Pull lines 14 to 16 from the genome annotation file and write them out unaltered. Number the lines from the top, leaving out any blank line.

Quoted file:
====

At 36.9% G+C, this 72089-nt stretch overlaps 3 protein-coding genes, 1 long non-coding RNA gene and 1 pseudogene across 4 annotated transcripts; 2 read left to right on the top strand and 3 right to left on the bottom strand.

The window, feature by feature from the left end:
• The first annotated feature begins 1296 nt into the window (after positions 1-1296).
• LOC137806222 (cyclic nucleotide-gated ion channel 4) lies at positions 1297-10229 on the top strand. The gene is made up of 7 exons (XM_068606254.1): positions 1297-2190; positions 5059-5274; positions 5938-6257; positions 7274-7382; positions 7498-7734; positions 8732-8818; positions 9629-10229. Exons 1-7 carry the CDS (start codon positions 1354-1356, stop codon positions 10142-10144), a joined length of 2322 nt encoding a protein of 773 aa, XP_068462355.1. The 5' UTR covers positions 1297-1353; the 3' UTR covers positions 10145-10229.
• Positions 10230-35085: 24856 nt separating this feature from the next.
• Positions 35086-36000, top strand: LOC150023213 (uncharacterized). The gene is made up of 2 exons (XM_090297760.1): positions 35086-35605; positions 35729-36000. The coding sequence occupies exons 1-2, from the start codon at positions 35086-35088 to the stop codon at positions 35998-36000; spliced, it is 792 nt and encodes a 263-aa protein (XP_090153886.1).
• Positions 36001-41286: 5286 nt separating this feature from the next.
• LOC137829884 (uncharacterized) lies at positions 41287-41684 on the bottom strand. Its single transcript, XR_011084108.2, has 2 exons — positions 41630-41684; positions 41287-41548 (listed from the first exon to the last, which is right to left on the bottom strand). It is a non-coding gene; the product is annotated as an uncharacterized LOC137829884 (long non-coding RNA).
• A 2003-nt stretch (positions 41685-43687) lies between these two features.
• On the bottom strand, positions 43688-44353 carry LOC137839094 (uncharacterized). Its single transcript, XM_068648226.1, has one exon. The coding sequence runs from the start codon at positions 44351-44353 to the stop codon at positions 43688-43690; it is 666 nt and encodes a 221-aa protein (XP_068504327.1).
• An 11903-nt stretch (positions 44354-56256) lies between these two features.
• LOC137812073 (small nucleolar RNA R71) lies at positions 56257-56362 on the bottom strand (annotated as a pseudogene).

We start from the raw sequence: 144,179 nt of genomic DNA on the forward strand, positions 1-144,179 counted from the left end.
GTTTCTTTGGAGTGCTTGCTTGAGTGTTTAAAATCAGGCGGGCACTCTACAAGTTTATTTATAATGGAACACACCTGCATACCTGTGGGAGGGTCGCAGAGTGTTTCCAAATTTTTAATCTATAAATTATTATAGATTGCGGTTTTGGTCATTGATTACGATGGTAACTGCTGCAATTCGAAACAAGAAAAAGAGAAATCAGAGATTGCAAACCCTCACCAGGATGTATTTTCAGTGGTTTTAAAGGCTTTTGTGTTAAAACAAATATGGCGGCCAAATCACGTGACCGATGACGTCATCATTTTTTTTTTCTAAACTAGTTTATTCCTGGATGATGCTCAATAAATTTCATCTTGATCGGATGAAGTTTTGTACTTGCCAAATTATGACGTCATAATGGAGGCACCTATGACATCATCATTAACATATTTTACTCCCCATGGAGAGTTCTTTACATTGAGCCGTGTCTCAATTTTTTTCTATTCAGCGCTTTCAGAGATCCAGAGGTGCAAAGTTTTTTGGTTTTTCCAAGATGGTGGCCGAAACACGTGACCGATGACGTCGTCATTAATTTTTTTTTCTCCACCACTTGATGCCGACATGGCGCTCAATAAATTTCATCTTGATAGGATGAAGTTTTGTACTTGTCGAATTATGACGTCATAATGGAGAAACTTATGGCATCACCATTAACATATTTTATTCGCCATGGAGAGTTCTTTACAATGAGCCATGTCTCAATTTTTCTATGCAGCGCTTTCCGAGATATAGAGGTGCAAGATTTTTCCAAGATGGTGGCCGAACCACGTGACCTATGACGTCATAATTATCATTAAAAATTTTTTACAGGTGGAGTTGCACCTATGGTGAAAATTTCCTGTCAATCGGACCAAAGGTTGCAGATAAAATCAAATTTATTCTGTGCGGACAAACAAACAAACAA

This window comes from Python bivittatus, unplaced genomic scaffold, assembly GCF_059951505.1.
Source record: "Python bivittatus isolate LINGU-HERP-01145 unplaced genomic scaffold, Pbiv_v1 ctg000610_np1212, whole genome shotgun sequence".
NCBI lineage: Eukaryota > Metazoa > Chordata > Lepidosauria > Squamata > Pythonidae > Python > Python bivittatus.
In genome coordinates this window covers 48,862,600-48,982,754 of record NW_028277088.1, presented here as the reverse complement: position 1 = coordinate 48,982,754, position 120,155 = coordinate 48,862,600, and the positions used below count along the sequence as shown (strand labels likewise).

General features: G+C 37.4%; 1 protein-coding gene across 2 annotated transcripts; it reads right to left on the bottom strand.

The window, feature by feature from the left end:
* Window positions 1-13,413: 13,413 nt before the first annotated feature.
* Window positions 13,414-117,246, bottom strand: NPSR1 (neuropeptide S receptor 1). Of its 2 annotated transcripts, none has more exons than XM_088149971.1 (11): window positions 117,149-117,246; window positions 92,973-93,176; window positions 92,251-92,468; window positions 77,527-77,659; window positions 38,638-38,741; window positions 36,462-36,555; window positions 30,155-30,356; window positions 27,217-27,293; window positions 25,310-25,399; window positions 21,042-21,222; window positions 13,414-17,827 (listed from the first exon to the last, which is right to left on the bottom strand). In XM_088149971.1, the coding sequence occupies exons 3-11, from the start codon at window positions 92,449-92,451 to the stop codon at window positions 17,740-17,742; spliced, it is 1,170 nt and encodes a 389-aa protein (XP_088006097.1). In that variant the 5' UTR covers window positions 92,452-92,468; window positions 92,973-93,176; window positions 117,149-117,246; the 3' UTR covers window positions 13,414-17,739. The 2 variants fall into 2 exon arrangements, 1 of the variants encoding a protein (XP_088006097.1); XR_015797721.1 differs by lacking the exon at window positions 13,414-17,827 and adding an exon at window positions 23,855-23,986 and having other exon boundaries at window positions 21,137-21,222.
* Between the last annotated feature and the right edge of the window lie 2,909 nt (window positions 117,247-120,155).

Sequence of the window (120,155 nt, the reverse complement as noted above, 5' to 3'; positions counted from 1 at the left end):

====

GTTTCTTTGGAGTGCTTGCTTGAGTGTTTAAAATCAGGCGGGCACTCTACAAGTTTATTTATAATGGAACACACCTGCATACCTGTGGGAGGGTCGCAGAGTGTTTCCAAATTTTTAATCTATAAATTATTATAGATTGCGGTTTTGGTCATTGATTACGATGGTAACTGCTGCAATTCGAAACAAGAAAAAGAGAAATCAGAGATTGCAAACCCTCACCAGGATGTATTTTCAGTGGTTTTAAAGGCTTTTGTGTTAAAACAAATATGGCGGCCAAATCACGTGACCGATGACGTCATCATTTTTTTTTTCTAAACTAGTTTATTCCTGGATGATGCTCAATAAATTTCATCTTGATCGGATGAAGTTTTGTACTTGCCAAATTATGACGTCATAATGGAGGCACCTATGACATCATCATTAACATATTTTACTCCCCATGGAGAGTTCTTTACATTGAGCCGTGTCTCAATTTTTTTCTATTCAGCGCTTTCAGAGATCCAGAGGTGCAAAGTTTTTTGGTTTTTCCAAGATGGTGGCCGAAACACGTGACCGATGACGTCGTCATTAATTTTTTTTTCTCCACCACTTGATGCCGACATGGCGCTCAATAAATTTCATCTTGATAGGATGAAGTTTTGTACTTGTCGAATTATGACGTCATAATGGAGAAACTTATGGCATCACCATTAACATATTTTATTCGCCATGGAGAGTTCTTTACAATGAGCCATGTCTCAATTTTTCTATGCAGCGCTTTCCGAGATATAGAGGTGCAAGATTTTTCCAAGATGGTGGCCGAACCACGTGACCTATGACGTCATAATTATCATTAAAAATTTTTTACAGGTGGAGTTGCACCTATGGTGAAAATTTCCTGTCAATCGGACCAAAGGTTGCAGATAAAATCAAATTTATTCTGTGCGGACAAACAAACAAACAA

This window comes from Python bivittatus, unplaced genomic scaffold, assembly GCF_059951505.1.
Source record: "Python bivittatus isolate LINGU-HERP-01145 unplaced genomic scaffold, Pbiv_v1 ctg000610_np1212, whole genome shotgun sequence".